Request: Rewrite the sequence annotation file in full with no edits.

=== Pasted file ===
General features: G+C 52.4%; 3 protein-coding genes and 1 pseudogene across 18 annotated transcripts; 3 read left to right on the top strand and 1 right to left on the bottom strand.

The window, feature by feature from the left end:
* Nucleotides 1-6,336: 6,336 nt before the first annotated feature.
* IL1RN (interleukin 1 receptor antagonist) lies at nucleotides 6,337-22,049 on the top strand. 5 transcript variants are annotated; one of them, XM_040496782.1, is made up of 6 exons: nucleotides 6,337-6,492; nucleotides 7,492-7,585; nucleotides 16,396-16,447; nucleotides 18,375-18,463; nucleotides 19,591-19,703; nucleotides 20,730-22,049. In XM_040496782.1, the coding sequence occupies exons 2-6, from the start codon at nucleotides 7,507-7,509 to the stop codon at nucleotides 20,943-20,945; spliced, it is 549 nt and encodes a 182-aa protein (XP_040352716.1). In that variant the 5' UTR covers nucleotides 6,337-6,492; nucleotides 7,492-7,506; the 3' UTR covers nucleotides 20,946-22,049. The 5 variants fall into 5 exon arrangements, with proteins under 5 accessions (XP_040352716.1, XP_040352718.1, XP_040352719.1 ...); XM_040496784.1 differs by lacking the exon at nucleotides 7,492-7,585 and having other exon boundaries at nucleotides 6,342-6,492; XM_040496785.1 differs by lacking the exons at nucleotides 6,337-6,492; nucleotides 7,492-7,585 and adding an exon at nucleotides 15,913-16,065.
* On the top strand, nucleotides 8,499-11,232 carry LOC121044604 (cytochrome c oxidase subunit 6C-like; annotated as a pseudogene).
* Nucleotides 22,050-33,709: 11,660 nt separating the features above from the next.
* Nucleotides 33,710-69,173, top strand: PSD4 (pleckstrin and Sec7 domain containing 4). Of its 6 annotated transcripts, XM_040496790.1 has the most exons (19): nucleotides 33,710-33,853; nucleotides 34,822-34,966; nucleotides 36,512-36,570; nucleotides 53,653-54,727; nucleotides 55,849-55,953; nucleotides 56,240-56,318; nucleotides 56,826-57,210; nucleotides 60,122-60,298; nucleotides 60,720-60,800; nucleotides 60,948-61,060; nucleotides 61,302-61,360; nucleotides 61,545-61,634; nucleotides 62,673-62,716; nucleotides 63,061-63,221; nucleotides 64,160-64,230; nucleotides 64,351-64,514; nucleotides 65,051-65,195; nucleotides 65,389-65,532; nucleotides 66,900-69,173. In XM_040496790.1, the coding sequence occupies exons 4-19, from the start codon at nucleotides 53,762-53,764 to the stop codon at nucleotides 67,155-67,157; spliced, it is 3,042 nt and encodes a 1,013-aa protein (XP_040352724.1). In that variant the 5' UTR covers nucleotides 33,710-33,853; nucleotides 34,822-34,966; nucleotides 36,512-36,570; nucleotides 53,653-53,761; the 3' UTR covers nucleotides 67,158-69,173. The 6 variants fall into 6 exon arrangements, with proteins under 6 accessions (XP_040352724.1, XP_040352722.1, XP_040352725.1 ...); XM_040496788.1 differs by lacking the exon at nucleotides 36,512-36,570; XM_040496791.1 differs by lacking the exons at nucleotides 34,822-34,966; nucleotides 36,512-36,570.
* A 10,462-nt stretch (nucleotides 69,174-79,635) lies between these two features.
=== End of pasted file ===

General features: G+C 52.4%; 3 protein-coding genes and 1 pseudogene across 18 annotated transcripts; 3 read left to right on the top strand and 1 right to left on the bottom strand.

The window, feature by feature from the left end:
* Nucleotides 1-6,336: 6,336 nt before the first annotated feature.
* IL1RN (interleukin 1 receptor antagonist) lies at nucleotides 6,337-22,049 on the top strand. 5 transcript variants are annotated; one of them, XM_040496782.1, is made up of 6 exons: nucleotides 6,337-6,492; nucleotides 7,492-7,585; nucleotides 16,396-16,447; nucleotides 18,375-18,463; nucleotides 19,591-19,703; nucleotides 20,730-22,049. In XM_040496782.1, the coding sequence occupies exons 2-6, from the start codon at nucleotides 7,507-7,509 to the stop codon at nucleotides 20,943-20,945; spliced, it is 549 nt and encodes a 182-aa protein (XP_040352716.1). In that variant the 5' UTR covers nucleotides 6,337-6,492; nucleotides 7,492-7,506; the 3' UTR covers nucleotides 20,946-22,049. The 5 variants fall into 5 exon arrangements, with proteins under 5 accessions (XP_040352716.1, XP_040352718.1, XP_040352719.1 ...); XM_040496784.1 differs by lacking the exon at nucleotides 7,492-7,585 and having other exon boundaries at nucleotides 6,342-6,492; XM_040496785.1 differs by lacking the exons at nucleotides 6,337-6,492; nucleotides 7,492-7,585 and adding an exon at nucleotides 15,913-16,065.
* On the top strand, nucleotides 8,499-11,232 carry LOC121044604 (cytochrome c oxidase subunit 6C-like; annotated as a pseudogene).
* Nucleotides 22,050-33,709: 11,660 nt separating the features above from the next.
* Nucleotides 33,710-69,173, top strand: PSD4 (pleckstrin and Sec7 domain containing 4). Of its 6 annotated transcripts, XM_040496790.1 has the most exons (19): nucleotides 33,710-33,853; nucleotides 34,822-34,966; nucleotides 36,512-36,570; nucleotides 53,653-54,727; nucleotides 55,849-55,953; nucleotides 56,240-56,318; nucleotides 56,826-57,210; nucleotides 60,122-60,298; nucleotides 60,720-60,800; nucleotides 60,948-61,060; nucleotides 61,302-61,360; nucleotides 61,545-61,634; nucleotides 62,673-62,716; nucleotides 63,061-63,221; nucleotides 64,160-64,230; nucleotides 64,351-64,514; nucleotides 65,051-65,195; nucleotides 65,389-65,532; nucleotides 66,900-69,173. In XM_040496790.1, the coding sequence occupies exons 4-19, from the start codon at nucleotides 53,762-53,764 to the stop codon at nucleotides 67,155-67,157; spliced, it is 3,042 nt and encodes a 1,013-aa protein (XP_040352724.1). In that variant the 5' UTR covers nucleotides 33,710-33,853; nucleotides 34,822-34,966; nucleotides 36,512-36,570; nucleotides 53,653-53,761; the 3' UTR covers nucleotides 67,158-69,173. The 6 variants fall into 6 exon arrangements, with proteins under 6 accessions (XP_040352724.1, XP_040352722.1, XP_040352725.1 ...); XM_040496788.1 differs by lacking the exon at nucleotides 36,512-36,570; XM_040496791.1 differs by lacking the exons at nucleotides 34,822-34,966; nucleotides 36,512-36,570.
* A 10,462-nt stretch (nucleotides 69,174-79,635) lies between these two features.